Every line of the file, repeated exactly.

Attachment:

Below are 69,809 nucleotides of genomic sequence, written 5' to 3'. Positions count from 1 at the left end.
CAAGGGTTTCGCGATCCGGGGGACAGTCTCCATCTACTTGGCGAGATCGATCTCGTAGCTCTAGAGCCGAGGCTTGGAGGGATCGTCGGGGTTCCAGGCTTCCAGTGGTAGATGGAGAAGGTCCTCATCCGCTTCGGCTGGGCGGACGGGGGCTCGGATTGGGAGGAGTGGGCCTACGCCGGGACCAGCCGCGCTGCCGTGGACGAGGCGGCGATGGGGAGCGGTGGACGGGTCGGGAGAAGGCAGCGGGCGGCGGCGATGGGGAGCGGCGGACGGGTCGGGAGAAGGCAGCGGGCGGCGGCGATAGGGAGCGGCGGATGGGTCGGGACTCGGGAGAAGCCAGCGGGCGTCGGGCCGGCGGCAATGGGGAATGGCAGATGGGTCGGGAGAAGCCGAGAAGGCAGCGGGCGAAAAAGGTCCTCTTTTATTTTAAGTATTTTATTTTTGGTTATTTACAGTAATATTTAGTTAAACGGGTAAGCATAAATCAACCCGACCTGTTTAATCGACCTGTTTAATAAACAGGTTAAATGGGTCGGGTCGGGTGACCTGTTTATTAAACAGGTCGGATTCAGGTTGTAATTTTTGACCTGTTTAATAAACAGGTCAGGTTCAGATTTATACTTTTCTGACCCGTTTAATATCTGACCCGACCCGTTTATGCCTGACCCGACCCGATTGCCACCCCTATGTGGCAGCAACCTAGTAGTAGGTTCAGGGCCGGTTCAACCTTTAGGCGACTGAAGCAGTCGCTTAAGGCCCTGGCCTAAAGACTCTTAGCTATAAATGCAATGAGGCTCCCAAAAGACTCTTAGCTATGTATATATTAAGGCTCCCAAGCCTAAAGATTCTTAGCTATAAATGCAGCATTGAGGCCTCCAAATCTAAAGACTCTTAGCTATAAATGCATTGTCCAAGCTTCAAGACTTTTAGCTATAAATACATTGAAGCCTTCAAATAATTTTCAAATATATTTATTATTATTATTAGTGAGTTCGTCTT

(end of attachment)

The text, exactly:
Below are 69,809 nucleotides of genomic sequence, written 5' to 3'. Positions count from 1 at the left end.
CAAGGGTTTCGCGATCCGGGGGACAGTCTCCATCTACTTGGCGAGATCGATCTCGTAGCTCTAGAGCCGAGGCTTGGAGGGATCGTCGGGGTTCCAGGCTTCCAGTGGTAGATGGAGAAGGTCCTCATCCGCTTCGGCTGGGCGGACGGGGGCTCGGATTGGGAGGAGTGGGCCTACGCCGGGACCAGCCGCGCTGCCGTGGACGAGGCGGCGATGGGGAGCGGTGGACGGGTCGGGAGAAGGCAGCGGGCGGCGGCGATGGGGAGCGGCGGACGGGTCGGGAGAAGGCAGCGGGCGGCGGCGATAGGGAGCGGCGGATGGGTCGGGACTCGGGAGAAGCCAGCGGGCGTCGGGCCGGCGGCAATGGGGAATGGCAGATGGGTCGGGAGAAGCCGAGAAGGCAGCGGGCGAAAAAGGTCCTCTTTTATTTTAAGTATTTTATTTTTGGTTATTTACAGTAATATTTAGTTAAACGGGTAAGCATAAATCAACCCGACCTGTTTAATCGACCTGTTTAATAAACAGGTTAAATGGGTCGGGTCGGGTGACCTGTTTATTAAACAGGTCGGATTCAGGTTGTAATTTTTGACCTGTTTAATAAACAGGTCAGGTTCAGATTTATACTTTTCTGACCCGTTTAATATCTGACCCGACCCGTTTATGCCTGACCCGACCCGATTGCCACCCCTATGTGGCAGCAACCTAGTAGTAGGTTCAGGGCCGGTTCAACCTTTAGGCGACTGAAGCAGTCGCTTAAGGCCCTGGCCTAAAGACTCTTAGCTATAAATGCAATGAGGCTCCCAAAAGACTCTTAGCTATGTATATATTAAGGCTCCCAAGCCTAAAGATTCTTAGCTATAAATGCAGCATTGAGGCCTCCAAATCTAAAGACTCTTAGCTATAAATGCATTGTCCAAGCTTCAAGACTTTTAGCTATAAATACATTGAAGCCTTCAAATAATTTTCAAATATATTTATTATTATTATTAGTGAGTTCGTCTT